Belarus suffered a tremendous loss, when the world-famous writer Vasil Bykaъ deceased on June 22, 2003. To commemorate the Great Son of his Motherland, DZIEJASŁOÚ opens with a number of works dedicated to Vasil Bykaú, which include poems He Will Be Called by Rimma Kazakova, The Conscience by Zielimcha Jandarbi, and To Make Earthly Life a Bit Warmer by his close friend the People’s Poet of Belarus Ryhor Baradulin. Anatol Kudraviec, ex-editor-in-chief of The Nioman, shares his memories of Vasil Bykaú in The Cross of Time, while poet Siaržuk Sokałaú-Vojuš pays tribute to Vasil Bykaú in his essay The Torment Field. Siarhiej Hryckievič, a young critic from Bieraście, analyses Vasil Bykaú’s short stories from The Wall and parables from The Vagabonds. And you will also find here Apologia for Integration, a pamphlet by Vasil Bykaъ, which has never been published in Belarus before.
As usual, DZIEJASŁOÚ offers you a wide range of contemporary Belarusian poetry. Thus, Uładzimir Niaklajeú introduces The Serpent God, Uładzimier Arłoú brings A Bunch of Golden Immortelles, Ludmiła Rubleúskaja contemplates Between Buffoonery and Reality, Aleś Kamocki says, I Know It Will Get Cold, Maryna Natalič claims Love Is Deeper than Hatred, Andrej Chadanovič has his Genius Locked in a Boat, while Nasta Kudasava, philology student of the Belarusian State University, makes her debut praying, God, Give Me September!
As for prose, it is represented by Leanid Drańko-Majsiuk’s Aúdolka and Michałka, Mikoła Hil’s I Used to Have Magnate, Andrej Fiedarenka’s Graffiti, Juraś Paciupa’s Scattered Chestnuts, The Grey Well by Uładzimir Michno, Nocturnal Conversations about Butterflies by Palina Kačatkova and To Love Belarus, a debut piece by a Navapołacak schoolgirl Zarasłava Kaminskaja.
In the Translations section you can read Poems Have Turned into Tumble-weep by Ukrainian poet Alesia Mamčyč, rendered into Belarusian by Michaś Skobła and Eduard Akulin, the renowned Franзois Jacquemin poems from The Seasons, as well as The Man on the Bottle by the Austrian classic Gustav Meyrink, translated respectively by Nina Maciaš and Vasil Siomucha.
DZIEJASŁOÚ has quite a lot of social writings and literary criticism in stock. Thus, Aleś Hibok-Hibkoúski comes up with Is It Still a Long Way to Belarus?, a contribution with a meaningful subheading, Will Belarus pass her exam in independence? Hanna Kiślicyna has had a talk with young avant-garde poet Andrej Chadanovič, the interview given under the title I Consider It My Task to Break Stereotypes. Vladimir Kazarin, researcher from the Crimea, discusses the issues of protecting and preserving languages of minor ethnic groups in Globalisation and Maintaining Linguistic Diversity in the Modern World. Meanwhile, Jaúhien Lecka endeavours To Unveil the practices of using the national symbols during the 2nd World War and Viktar Chursik features the plight of Belarusians who took Napoleon’s side and joined the French army in the war of 1812 (see They Were in Full Retreat towards Paris). In his contribution With a Noose on His Neck Aleś Daščynski remembers Ihar Hiermiančuk, the untimely deceased editor-in-chief of Svaboda, the first independent Belarusian paper of our time, while Połacak Lives on Literature by Aleś Arkuš marks the 80th anniversary of the legendary literary society Maładniak.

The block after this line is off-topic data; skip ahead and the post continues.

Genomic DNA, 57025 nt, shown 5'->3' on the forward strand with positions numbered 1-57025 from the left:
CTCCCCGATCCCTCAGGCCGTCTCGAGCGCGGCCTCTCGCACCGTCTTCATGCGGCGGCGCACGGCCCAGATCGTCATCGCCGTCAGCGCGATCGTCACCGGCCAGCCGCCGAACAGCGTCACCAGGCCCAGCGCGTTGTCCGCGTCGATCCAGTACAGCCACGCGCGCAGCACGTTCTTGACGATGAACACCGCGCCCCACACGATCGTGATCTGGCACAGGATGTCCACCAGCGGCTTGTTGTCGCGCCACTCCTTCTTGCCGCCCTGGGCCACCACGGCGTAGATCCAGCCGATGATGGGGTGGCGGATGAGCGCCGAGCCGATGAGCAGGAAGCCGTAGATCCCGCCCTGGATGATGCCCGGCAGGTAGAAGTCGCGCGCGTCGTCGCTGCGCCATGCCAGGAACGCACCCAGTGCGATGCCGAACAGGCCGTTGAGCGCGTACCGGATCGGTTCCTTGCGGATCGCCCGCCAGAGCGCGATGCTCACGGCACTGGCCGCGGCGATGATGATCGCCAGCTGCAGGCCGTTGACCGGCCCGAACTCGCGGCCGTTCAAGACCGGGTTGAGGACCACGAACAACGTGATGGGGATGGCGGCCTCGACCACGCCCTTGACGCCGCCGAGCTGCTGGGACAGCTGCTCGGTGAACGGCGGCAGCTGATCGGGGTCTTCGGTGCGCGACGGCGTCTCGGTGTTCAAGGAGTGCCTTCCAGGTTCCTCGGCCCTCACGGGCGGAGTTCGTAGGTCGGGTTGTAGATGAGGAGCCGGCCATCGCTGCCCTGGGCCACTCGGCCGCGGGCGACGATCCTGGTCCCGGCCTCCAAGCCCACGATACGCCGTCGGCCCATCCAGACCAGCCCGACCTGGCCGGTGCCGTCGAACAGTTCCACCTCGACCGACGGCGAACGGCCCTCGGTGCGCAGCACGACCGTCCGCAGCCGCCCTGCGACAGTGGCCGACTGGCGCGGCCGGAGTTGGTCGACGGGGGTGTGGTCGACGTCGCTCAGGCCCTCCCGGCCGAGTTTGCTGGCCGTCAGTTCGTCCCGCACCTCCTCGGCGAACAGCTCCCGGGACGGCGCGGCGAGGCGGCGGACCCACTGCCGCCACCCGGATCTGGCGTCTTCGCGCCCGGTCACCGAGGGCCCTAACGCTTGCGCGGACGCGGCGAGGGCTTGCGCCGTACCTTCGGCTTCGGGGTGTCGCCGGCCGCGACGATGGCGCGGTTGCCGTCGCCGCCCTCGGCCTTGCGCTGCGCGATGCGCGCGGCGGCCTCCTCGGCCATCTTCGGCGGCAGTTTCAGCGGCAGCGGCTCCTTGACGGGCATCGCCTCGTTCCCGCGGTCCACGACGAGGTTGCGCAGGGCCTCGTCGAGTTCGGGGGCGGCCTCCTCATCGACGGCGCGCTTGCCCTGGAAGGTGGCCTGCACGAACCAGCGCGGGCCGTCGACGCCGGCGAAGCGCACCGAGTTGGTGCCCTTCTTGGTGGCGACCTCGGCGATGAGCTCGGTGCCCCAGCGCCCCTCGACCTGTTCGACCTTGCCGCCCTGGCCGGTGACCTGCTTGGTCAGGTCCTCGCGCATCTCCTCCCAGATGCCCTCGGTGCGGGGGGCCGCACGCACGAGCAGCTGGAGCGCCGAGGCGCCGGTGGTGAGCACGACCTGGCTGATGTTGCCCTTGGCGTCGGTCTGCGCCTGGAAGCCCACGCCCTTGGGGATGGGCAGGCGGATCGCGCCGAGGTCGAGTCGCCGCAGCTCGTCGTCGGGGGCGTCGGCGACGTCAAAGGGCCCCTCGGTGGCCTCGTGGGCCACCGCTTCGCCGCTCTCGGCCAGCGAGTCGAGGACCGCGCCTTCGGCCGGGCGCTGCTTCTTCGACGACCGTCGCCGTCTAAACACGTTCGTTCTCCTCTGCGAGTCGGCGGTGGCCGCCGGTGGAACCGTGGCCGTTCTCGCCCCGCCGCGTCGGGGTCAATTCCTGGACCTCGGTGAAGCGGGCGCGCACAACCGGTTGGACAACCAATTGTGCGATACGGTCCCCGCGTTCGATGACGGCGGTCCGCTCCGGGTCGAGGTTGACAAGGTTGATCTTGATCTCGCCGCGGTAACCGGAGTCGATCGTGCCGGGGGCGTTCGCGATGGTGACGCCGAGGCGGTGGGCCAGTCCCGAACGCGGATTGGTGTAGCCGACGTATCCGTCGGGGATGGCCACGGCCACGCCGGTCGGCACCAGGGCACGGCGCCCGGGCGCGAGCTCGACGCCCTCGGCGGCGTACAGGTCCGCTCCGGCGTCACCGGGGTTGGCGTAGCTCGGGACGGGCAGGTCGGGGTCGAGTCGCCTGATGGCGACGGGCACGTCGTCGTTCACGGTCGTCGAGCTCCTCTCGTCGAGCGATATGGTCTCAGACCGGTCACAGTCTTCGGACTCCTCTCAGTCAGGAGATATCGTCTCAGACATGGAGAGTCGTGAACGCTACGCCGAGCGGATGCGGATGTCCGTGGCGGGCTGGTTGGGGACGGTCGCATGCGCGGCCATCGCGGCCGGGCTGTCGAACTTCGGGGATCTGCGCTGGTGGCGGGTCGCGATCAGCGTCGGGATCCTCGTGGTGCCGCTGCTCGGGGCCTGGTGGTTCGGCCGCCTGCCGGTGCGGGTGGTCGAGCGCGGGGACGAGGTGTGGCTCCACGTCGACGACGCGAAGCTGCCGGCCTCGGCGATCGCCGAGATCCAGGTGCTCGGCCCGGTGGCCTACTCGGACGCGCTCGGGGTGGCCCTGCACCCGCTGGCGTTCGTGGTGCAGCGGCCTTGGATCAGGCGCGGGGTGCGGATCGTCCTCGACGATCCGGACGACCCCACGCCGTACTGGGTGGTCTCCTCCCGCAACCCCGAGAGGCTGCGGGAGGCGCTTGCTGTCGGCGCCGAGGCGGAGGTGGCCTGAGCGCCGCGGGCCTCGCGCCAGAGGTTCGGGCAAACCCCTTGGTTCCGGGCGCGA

Halina Bahdanava gives the profile of Tamara and Uładzimir Vasiuk, a family of artists, whose pictures among other things adorn DZIEJASŁOÚ’s cover (see The Duet).
It is a good tradition to conclude an issue with reviews of recently published books. This time Anatol Sidarevič in his article The Expected and the Unexpected analyses the sketches by Janka Bryl, while Lera Som evidently took inspiration to write What Poems Are Made From in The Wine from California by Valancina Aksak. And last but not least, Uładzimir Siúčykaú gives his appreciation of The 20th Century Great Writers in The Maths Lesson.